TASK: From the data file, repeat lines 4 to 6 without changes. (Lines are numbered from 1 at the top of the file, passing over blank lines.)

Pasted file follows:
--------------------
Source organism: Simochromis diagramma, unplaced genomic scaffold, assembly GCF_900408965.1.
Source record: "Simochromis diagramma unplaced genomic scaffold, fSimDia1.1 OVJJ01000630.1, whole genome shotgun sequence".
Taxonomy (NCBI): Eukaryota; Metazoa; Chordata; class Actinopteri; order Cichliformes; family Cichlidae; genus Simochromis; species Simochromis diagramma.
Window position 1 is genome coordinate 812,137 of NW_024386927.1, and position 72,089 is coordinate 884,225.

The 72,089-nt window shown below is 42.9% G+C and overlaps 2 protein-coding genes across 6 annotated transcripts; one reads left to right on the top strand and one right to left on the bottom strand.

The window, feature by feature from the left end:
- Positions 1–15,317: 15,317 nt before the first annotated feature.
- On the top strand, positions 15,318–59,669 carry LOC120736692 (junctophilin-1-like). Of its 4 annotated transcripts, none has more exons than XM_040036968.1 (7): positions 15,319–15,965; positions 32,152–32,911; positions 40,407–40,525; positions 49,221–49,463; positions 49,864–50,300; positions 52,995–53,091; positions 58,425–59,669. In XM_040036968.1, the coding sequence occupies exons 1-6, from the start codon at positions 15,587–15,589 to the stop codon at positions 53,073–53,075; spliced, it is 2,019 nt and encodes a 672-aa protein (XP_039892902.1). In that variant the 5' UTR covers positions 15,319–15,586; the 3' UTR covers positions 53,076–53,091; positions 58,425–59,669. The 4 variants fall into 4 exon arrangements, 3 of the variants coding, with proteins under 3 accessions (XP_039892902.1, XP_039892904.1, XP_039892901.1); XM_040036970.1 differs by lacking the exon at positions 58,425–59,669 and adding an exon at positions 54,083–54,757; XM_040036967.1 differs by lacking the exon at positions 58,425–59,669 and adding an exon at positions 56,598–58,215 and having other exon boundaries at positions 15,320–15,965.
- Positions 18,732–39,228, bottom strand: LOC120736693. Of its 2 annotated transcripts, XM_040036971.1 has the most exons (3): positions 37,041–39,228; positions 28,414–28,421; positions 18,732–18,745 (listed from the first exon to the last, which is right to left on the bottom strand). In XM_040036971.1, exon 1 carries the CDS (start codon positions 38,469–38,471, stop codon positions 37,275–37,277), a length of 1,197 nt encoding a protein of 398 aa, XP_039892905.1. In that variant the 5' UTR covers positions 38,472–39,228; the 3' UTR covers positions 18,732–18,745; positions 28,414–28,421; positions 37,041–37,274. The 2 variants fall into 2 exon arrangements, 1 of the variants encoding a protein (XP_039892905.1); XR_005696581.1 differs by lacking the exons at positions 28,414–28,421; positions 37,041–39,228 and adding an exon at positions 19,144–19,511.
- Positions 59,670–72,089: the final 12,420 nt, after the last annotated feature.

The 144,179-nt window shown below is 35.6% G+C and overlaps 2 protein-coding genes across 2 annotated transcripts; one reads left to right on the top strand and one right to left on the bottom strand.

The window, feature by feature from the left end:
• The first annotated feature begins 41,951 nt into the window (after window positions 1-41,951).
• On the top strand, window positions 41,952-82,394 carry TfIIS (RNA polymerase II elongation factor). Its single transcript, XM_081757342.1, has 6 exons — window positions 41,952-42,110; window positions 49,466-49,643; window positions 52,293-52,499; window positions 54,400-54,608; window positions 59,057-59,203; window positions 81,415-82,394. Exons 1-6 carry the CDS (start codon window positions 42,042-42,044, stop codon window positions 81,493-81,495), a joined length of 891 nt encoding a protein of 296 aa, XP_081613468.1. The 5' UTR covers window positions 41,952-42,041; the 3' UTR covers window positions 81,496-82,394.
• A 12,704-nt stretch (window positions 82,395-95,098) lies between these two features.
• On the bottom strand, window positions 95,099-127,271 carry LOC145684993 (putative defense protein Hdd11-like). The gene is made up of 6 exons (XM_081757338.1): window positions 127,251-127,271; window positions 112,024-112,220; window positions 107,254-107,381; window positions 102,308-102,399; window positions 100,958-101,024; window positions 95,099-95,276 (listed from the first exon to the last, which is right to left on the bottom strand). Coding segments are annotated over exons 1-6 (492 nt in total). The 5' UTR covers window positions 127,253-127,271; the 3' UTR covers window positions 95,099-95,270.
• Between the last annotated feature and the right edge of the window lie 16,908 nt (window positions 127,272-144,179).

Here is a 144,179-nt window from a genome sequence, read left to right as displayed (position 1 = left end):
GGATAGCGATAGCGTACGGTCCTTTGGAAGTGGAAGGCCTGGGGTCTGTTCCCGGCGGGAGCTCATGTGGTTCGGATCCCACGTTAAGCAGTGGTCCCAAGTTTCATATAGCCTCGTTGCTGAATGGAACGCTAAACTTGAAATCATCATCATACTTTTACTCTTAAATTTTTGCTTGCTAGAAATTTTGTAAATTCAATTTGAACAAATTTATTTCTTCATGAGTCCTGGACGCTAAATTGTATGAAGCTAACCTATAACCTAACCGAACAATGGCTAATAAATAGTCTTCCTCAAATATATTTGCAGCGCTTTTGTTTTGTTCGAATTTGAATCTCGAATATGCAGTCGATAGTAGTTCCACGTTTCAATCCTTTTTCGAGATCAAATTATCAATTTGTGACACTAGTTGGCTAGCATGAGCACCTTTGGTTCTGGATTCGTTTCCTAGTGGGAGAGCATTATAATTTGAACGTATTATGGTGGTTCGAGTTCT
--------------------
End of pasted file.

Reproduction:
Window position 1 is genome coordinate 812,137 of NW_024386927.1, and position 72,089 is coordinate 884,225.

The 72,089-nt window shown below is 42.9% G+C and overlaps 2 protein-coding genes across 6 annotated transcripts; one reads left to right on the top strand and one right to left on the bottom strand.

The window, feature by feature from the left end: